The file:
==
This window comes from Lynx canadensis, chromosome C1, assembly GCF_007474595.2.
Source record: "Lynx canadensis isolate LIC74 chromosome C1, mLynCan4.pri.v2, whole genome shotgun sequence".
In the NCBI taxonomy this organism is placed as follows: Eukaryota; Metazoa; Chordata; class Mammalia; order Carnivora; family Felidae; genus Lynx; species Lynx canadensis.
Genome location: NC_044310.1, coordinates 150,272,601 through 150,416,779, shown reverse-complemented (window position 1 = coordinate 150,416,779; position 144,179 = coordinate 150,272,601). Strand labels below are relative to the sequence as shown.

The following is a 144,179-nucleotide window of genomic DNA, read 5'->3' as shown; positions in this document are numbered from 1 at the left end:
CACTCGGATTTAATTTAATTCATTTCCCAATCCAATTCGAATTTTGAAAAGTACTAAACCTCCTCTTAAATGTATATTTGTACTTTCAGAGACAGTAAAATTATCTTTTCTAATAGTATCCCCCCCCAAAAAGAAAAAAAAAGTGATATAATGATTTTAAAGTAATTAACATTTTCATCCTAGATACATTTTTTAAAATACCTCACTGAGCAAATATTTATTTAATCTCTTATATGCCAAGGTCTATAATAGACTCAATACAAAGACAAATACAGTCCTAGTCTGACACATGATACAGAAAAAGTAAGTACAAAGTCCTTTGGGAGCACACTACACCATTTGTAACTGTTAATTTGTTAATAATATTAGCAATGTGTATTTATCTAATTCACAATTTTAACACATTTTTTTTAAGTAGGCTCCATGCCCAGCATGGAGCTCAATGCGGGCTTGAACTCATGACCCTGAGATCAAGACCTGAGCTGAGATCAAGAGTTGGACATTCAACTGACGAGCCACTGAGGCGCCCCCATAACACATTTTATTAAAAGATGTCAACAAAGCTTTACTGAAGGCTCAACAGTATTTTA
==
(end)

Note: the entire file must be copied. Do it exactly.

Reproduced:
This window comes from Lynx canadensis, chromosome C1, assembly GCF_007474595.2.
Source record: "Lynx canadensis isolate LIC74 chromosome C1, mLynCan4.pri.v2, whole genome shotgun sequence".
In the NCBI taxonomy this organism is placed as follows: Eukaryota; Metazoa; Chordata; class Mammalia; order Carnivora; family Felidae; genus Lynx; species Lynx canadensis.
Genome location: NC_044310.1, coordinates 150,272,601 through 150,416,779, shown reverse-complemented (window position 1 = coordinate 150,416,779; position 144,179 = coordinate 150,272,601). Strand labels below are relative to the sequence as shown.

The following is a 144,179-nucleotide window of genomic DNA, read 5'->3' as shown; positions in this document are numbered from 1 at the left end:
CACTCGGATTTAATTTAATTCATTTCCCAATCCAATTCGAATTTTGAAAAGTACTAAACCTCCTCTTAAATGTATATTTGTACTTTCAGAGACAGTAAAATTATCTTTTCTAATAGTATCCCCCCCCAAAAAGAAAAAAAAAGTGATATAATGATTTTAAAGTAATTAACATTTTCATCCTAGATACATTTTTTAAAATACCTCACTGAGCAAATATTTATTTAATCTCTTATATGCCAAGGTCTATAATAGACTCAATACAAAGACAAATACAGTCCTAGTCTGACACATGATACAGAAAAAGTAAGTACAAAGTCCTTTGGGAGCACACTACACCATTTGTAACTGTTAATTTGTTAATAATATTAGCAATGTGTATTTATCTAATTCACAATTTTAACACATTTTTTTTAAGTAGGCTCCATGCCCAGCATGGAGCTCAATGCGGGCTTGAACTCATGACCCTGAGATCAAGACCTGAGCTGAGATCAAGAGTTGGACATTCAACTGACGAGCCACTGAGGCGCCCCCATAACACATTTTATTAAAAGATGTCAACAAAGCTTTACTGAAGGCTCAACAGTATTTTA